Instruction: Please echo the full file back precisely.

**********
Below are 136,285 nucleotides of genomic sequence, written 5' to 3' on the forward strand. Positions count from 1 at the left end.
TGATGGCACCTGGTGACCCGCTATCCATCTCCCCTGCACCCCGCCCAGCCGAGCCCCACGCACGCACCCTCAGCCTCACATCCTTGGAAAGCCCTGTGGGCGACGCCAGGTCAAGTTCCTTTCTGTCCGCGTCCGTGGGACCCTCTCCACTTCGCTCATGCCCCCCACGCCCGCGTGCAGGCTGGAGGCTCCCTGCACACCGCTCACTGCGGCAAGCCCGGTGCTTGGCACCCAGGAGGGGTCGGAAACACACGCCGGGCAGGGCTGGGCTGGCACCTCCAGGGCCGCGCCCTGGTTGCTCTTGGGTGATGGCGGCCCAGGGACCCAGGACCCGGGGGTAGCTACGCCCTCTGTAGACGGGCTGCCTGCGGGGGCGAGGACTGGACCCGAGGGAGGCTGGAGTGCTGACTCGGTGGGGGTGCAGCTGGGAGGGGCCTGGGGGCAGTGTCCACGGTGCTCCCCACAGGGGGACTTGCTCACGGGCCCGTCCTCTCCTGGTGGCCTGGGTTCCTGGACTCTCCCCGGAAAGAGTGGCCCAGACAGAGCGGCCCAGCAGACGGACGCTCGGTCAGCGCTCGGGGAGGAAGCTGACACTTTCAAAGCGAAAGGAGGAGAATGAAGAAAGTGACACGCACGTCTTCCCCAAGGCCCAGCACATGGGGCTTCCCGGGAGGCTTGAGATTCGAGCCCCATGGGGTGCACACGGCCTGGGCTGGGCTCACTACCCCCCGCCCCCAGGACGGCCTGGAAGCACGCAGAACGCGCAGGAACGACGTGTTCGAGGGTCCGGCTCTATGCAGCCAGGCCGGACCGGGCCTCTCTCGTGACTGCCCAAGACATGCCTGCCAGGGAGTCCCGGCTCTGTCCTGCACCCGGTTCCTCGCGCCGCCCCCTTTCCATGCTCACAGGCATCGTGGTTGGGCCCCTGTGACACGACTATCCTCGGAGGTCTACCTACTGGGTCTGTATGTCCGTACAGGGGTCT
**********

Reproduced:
Below are 136,285 nucleotides of genomic sequence, written 5' to 3' on the forward strand. Positions count from 1 at the left end.
TGATGGCACCTGGTGACCCGCTATCCATCTCCCCTGCACCCCGCCCAGCCGAGCCCCACGCACGCACCCTCAGCCTCACATCCTTGGAAAGCCCTGTGGGCGACGCCAGGTCAAGTTCCTTTCTGTCCGCGTCCGTGGGACCCTCTCCACTTCGCTCATGCCCCCCACGCCCGCGTGCAGGCTGGAGGCTCCCTGCACACCGCTCACTGCGGCAAGCCCGGTGCTTGGCACCCAGGAGGGGTCGGAAACACACGCCGGGCAGGGCTGGGCTGGCACCTCCAGGGCCGCGCCCTGGTTGCTCTTGGGTGATGGCGGCCCAGGGACCCAGGACCCGGGGGTAGCTACGCCCTCTGTAGACGGGCTGCCTGCGGGGGCGAGGACTGGACCCGAGGGAGGCTGGAGTGCTGACTCGGTGGGGGTGCAGCTGGGAGGGGCCTGGGGGCAGTGTCCACGGTGCTCCCCACAGGGGGACTTGCTCACGGGCCCGTCCTCTCCTGGTGGCCTGGGTTCCTGGACTCTCCCCGGAAAGAGTGGCCCAGACAGAGCGGCCCAGCAGACGGACGCTCGGTCAGCGCTCGGGGAGGAAGCTGACACTTTCAAAGCGAAAGGAGGAGAATGAAGAAAGTGACACGCACGTCTTCCCCAAGGCCCAGCACATGGGGCTTCCCGGGAGGCTTGAGATTCGAGCCCCATGGGGTGCACACGGCCTGGGCTGGGCTCACTACCCCCCGCCCCCAGGACGGCCTGGAAGCACGCAGAACGCGCAGGAACGACGTGTTCGAGGGTCCGGCTCTATGCAGCCAGGCCGGACCGGGCCTCTCTCGTGACTGCCCAAGACATGCCTGCCAGGGAGTCCCGGCTCTGTCCTGCACCCGGTTCCTCGCGCCGCCCCCTTTCCATGCTCACAGGCATCGTGGTTGGGCCCCTGTGACACGACTATCCTCGGAGGTCTACCTACTGGGTCTGTATGTCCGTACAGGGGTCT